Updated: June 04, 2021 05:55 AM GMT
Protesters make the three-finger salute while holding a banner that reads 'Hills and the central region are united' during a demonstration against the military coup in Yangon on June 3. (Photo: AFP)
Myanmar’s National Unity Government (NUG) has urged the persecuted Rohingya to join it in fighting the military that seized power in a Feb. 1 coup.
“We invite Rohingya to join hands with us and with others to participate in this Spring Revolution against the military dictatorship,” the government established by ousted lawmakers said on June 3.
It also pledged to abolish a 1982 citizenship law that discriminates against the Rohingya and promised those born in Myanmar or to a Myanmar citizen would be granted citizenship.
The NUG also said it is committed to repatriating all Rohingya who remain in crowded camps in Bangladesh as soon as repatriation can be done voluntarily, safely and with dignity.
More than 740,000 Rohingya were forced to flee their homes in Rakhine state to Bangladesh following a military crackdown in August 2017.
Both the military and the former civilian government avoided using the term "Rohingya" as it is politically sensitive.
The recognition of the Rohingya as citizens of Myanmar speaks to the unity that the NUG is committed to advancing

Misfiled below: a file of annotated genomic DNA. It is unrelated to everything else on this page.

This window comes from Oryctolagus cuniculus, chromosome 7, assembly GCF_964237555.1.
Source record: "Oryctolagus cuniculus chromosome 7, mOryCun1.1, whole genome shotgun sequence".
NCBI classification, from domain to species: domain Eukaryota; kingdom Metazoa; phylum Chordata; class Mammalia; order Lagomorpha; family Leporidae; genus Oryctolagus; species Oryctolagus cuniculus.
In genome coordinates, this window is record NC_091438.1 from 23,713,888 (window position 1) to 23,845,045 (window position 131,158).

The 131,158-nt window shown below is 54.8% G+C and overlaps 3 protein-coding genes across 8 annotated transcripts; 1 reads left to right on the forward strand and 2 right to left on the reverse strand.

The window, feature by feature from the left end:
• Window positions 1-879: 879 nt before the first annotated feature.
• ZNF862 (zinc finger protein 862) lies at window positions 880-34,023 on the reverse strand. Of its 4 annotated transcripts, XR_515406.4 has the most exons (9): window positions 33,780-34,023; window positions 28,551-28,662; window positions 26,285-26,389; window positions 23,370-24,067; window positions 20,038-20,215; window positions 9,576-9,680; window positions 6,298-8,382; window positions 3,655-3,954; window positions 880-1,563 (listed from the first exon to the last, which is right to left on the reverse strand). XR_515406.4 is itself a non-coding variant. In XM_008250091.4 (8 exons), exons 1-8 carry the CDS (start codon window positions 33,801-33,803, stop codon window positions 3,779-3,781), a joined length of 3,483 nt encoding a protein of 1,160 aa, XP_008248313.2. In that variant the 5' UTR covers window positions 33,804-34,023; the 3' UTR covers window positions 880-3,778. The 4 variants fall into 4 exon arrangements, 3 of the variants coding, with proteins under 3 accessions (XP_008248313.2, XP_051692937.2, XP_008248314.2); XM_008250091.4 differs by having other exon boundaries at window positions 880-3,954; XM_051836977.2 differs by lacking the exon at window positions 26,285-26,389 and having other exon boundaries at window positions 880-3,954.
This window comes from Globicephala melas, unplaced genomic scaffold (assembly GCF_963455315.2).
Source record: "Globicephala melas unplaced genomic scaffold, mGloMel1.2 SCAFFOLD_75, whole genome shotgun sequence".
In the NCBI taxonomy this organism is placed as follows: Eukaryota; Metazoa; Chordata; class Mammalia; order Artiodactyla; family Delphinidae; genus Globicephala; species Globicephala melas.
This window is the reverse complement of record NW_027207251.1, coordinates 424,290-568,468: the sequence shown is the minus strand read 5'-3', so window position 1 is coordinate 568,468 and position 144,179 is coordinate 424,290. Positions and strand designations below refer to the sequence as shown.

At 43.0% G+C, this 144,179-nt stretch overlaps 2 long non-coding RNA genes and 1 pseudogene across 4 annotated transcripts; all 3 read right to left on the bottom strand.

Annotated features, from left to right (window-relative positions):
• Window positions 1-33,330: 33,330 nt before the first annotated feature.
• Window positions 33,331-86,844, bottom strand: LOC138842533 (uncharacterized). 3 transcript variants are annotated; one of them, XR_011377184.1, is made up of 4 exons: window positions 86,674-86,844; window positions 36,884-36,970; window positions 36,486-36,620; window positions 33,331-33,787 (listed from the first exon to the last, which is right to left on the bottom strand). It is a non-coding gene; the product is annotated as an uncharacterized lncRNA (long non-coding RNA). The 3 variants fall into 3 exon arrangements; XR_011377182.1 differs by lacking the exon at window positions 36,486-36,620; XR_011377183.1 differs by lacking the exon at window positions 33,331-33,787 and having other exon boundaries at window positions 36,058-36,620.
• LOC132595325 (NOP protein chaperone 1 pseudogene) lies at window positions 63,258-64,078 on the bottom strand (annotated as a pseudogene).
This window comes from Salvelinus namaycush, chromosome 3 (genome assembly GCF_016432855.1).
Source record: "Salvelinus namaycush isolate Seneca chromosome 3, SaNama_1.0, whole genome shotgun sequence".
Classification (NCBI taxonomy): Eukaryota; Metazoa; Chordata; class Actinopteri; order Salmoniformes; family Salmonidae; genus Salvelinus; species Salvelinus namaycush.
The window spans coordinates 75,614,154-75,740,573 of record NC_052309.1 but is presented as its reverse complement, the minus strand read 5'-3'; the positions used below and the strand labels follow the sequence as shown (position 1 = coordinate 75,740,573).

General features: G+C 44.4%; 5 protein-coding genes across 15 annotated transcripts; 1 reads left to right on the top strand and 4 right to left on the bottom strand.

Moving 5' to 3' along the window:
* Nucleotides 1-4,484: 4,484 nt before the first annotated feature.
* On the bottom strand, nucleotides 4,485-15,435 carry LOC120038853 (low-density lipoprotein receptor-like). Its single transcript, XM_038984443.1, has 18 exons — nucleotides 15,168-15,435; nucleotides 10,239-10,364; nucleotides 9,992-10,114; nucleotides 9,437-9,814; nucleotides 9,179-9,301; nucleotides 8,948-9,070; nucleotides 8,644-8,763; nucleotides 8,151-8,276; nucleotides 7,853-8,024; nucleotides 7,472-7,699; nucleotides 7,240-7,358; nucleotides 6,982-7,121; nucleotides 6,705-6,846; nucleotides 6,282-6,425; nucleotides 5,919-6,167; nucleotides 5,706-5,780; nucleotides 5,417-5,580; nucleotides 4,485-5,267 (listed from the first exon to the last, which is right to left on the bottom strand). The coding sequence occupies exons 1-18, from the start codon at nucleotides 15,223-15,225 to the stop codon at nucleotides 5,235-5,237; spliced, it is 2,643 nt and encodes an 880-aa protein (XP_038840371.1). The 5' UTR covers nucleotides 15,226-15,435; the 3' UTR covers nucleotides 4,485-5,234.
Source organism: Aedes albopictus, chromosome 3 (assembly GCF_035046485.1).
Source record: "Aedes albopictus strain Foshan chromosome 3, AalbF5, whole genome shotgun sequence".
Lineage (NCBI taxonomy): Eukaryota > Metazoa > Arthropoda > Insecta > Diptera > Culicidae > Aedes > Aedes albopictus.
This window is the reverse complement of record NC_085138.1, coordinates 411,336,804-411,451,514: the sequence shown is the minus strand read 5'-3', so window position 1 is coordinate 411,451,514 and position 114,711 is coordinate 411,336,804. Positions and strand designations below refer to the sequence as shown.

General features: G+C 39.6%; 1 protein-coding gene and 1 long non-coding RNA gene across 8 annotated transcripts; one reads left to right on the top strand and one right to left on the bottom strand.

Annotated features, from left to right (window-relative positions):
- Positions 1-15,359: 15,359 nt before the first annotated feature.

By not recognizing the term, successive governments have implied that the Rohingya are illegal immigrants from neighboring Bangladesh despite many of them having lived in Myanmar for decades.
The controversial 1982 law states that only ethnic nationalities whose families entered the country before 1823 are entitled to Myanmar citizenship. The Rohingya have been denied citizenship and accompanying rights and have limited access to education and government services.
During a historic first visit to Myanmar in November 2017, Pope Francis avoided the term "Rohingya" after being warned of its sensitivity.
But the pope stressed during his visit that “the future of Myanmar must be peace, a peace based on respect for the dignity and rights of each member of society, respect for each ethnic group and its identity, respect for the rule of law, and respect for a democratic order that enables each individual and every group to offer its legitimate contribution to the common good.”
Tom Andrews, UN special rapporteur on the situation of human rights in Myanmar, welcomed the move as an important and notable step for the National Unity Government and for Myanmar.
“The recognition of the Rohingya as citizens of Myanmar speaks to the unity that the NUG is committed to advancing,” Andrews said in a statement on June 3.
“Now, countries around the world must put the necessary pressure on the military junta to help the people of Myanmar end the junta’s illegal occupation so that legitimate representatives can actually put these commitments into law.”
Fortify Rights, a Bangkok-based rights group, said the NUG should appoint an ethnic Rohingya representative to help it implement and expand on its new policy on the rights of the minority.
“We will actively seek justice and accountability for all crimes committed by the military against the Rohingya and all other people of Myanmar throughout our history,” it said.
“We intend if necessary to initiate processes to grant the International Criminal Court jurisdiction over crimes committed within Myanmar against the Rohingya and other communities.”
The junta has labeled the NUG "terrorists" and anyone in contact with them including journalists can be charged under counter-terrorism laws.